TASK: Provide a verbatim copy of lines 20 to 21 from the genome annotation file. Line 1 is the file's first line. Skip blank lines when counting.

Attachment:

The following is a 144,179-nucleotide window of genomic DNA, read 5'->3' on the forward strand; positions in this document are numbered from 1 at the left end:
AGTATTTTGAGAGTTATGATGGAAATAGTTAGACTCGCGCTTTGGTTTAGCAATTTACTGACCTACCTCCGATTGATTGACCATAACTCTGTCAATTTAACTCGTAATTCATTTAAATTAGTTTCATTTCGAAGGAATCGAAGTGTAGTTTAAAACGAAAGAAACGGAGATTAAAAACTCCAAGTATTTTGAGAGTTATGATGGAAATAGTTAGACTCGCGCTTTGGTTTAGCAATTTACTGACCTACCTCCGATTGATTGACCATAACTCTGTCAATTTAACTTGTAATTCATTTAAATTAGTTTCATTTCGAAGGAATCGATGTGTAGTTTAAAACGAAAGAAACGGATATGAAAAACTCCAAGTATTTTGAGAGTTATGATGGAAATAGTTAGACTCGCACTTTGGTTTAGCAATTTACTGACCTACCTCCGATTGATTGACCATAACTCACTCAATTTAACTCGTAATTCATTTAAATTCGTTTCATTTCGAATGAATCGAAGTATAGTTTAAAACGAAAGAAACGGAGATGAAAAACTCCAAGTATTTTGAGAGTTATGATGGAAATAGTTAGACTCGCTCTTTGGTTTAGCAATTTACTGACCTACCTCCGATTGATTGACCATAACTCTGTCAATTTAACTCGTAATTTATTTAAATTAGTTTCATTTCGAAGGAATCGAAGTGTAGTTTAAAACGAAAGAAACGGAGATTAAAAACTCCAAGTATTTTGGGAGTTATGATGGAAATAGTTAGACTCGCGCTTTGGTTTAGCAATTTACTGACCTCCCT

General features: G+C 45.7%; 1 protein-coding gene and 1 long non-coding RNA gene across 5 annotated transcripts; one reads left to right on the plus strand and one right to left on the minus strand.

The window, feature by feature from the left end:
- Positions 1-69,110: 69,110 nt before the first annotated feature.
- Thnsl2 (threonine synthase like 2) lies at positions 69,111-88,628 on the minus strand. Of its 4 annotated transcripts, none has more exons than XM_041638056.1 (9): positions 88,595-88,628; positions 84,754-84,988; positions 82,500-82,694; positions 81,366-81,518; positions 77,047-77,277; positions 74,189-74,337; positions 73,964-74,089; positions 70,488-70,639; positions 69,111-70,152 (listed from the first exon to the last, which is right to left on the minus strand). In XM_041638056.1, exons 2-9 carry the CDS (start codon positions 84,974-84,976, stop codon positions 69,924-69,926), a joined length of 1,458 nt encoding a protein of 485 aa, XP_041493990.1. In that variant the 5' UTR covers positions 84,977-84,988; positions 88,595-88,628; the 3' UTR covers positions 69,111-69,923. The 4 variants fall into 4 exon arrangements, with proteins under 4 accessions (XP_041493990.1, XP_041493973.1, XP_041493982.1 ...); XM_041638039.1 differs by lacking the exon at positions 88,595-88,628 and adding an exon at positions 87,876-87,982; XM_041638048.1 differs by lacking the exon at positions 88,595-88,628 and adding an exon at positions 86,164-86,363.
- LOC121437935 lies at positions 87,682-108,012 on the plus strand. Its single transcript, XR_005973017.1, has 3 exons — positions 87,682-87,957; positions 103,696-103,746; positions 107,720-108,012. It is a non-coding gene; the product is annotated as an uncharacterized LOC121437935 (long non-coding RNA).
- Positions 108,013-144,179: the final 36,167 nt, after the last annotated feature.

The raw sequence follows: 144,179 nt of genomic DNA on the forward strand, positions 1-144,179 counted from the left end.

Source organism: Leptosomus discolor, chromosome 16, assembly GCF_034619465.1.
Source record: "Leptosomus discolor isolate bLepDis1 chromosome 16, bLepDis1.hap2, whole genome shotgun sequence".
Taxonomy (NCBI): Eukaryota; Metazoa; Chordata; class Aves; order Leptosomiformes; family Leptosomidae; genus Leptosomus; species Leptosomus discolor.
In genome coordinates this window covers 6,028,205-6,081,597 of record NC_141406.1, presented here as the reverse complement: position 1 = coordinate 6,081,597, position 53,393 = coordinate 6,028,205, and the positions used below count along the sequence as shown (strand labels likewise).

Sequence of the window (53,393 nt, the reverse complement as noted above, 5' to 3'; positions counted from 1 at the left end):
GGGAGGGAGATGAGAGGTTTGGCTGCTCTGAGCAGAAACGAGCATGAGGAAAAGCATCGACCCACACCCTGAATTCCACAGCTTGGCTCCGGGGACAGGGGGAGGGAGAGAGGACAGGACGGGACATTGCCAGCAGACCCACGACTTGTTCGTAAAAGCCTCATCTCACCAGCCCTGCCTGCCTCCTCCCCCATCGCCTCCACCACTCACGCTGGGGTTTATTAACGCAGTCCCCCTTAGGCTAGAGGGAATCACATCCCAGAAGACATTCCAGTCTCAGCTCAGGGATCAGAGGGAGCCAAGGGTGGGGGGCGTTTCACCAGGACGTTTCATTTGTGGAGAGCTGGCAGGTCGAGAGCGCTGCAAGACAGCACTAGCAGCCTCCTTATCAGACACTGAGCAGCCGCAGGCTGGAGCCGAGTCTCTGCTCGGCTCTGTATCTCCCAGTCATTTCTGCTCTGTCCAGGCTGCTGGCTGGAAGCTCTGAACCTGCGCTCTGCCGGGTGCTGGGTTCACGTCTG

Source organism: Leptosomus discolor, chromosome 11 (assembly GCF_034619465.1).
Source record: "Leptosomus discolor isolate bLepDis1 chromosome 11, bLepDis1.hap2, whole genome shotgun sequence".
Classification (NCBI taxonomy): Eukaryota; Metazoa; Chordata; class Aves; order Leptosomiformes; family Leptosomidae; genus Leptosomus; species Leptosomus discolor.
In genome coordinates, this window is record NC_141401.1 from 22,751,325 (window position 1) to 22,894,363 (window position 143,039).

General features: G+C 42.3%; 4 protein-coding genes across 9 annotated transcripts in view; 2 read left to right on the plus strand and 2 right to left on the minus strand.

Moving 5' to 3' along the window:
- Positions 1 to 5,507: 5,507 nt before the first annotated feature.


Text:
General features: G+C 42.3%; 4 protein-coding genes across 9 annotated transcripts in view; 2 read left to right on the plus strand and 2 right to left on the minus strand.

Moving 5' to 3' along the window: